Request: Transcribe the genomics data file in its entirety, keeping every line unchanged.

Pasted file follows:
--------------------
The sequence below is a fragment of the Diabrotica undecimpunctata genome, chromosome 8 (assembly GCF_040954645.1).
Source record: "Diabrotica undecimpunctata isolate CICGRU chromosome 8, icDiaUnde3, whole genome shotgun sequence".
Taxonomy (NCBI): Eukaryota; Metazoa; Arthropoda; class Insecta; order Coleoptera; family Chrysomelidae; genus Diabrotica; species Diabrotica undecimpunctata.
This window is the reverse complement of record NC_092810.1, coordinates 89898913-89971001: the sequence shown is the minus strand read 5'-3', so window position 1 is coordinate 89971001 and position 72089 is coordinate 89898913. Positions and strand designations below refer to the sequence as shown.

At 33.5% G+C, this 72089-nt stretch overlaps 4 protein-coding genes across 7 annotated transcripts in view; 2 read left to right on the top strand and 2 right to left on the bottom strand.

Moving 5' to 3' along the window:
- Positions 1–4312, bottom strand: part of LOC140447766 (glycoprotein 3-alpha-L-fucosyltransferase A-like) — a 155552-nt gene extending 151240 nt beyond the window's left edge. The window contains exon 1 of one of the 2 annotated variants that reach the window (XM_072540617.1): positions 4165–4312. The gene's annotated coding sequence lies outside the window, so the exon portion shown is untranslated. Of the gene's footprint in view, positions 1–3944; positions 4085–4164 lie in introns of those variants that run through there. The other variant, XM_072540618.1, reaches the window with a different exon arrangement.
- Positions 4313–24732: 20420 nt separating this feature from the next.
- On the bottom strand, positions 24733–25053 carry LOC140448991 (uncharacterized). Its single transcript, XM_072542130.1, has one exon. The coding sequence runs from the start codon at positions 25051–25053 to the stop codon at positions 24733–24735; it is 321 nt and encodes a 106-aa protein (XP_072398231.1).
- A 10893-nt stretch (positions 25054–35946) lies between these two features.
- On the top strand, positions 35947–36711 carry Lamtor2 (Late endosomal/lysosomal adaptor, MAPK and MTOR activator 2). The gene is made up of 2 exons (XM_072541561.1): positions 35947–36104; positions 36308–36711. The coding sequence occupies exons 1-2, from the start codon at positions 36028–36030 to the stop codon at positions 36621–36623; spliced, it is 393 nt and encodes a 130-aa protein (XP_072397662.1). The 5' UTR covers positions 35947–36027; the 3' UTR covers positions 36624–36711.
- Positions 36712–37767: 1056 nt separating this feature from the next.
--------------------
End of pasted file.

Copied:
The sequence below is a fragment of the Diabrotica undecimpunctata genome, chromosome 8 (assembly GCF_040954645.1).
Source record: "Diabrotica undecimpunctata isolate CICGRU chromosome 8, icDiaUnde3, whole genome shotgun sequence".
Taxonomy (NCBI): Eukaryota; Metazoa; Arthropoda; class Insecta; order Coleoptera; family Chrysomelidae; genus Diabrotica; species Diabrotica undecimpunctata.
This window is the reverse complement of record NC_092810.1, coordinates 89898913-89971001: the sequence shown is the minus strand read 5'-3', so window position 1 is coordinate 89971001 and position 72089 is coordinate 89898913. Positions and strand designations below refer to the sequence as shown.

At 33.5% G+C, this 72089-nt stretch overlaps 4 protein-coding genes across 7 annotated transcripts in view; 2 read left to right on the top strand and 2 right to left on the bottom strand.

Moving 5' to 3' along the window:
- Positions 1–4312, bottom strand: part of LOC140447766 (glycoprotein 3-alpha-L-fucosyltransferase A-like) — a 155552-nt gene extending 151240 nt beyond the window's left edge. The window contains exon 1 of one of the 2 annotated variants that reach the window (XM_072540617.1): positions 4165–4312. The gene's annotated coding sequence lies outside the window, so the exon portion shown is untranslated. Of the gene's footprint in view, positions 1–3944; positions 4085–4164 lie in introns of those variants that run through there. The other variant, XM_072540618.1, reaches the window with a different exon arrangement.
- Positions 4313–24732: 20420 nt separating this feature from the next.
- On the bottom strand, positions 24733–25053 carry LOC140448991 (uncharacterized). Its single transcript, XM_072542130.1, has one exon. The coding sequence runs from the start codon at positions 25051–25053 to the stop codon at positions 24733–24735; it is 321 nt and encodes a 106-aa protein (XP_072398231.1).
- A 10893-nt stretch (positions 25054–35946) lies between these two features.
- On the top strand, positions 35947–36711 carry Lamtor2 (Late endosomal/lysosomal adaptor, MAPK and MTOR activator 2). The gene is made up of 2 exons (XM_072541561.1): positions 35947–36104; positions 36308–36711. The coding sequence occupies exons 1-2, from the start codon at positions 36028–36030 to the stop codon at positions 36621–36623; spliced, it is 393 nt and encodes a 130-aa protein (XP_072397662.1). The 5' UTR covers positions 35947–36027; the 3' UTR covers positions 36624–36711.
- Positions 36712–37767: 1056 nt separating this feature from the next.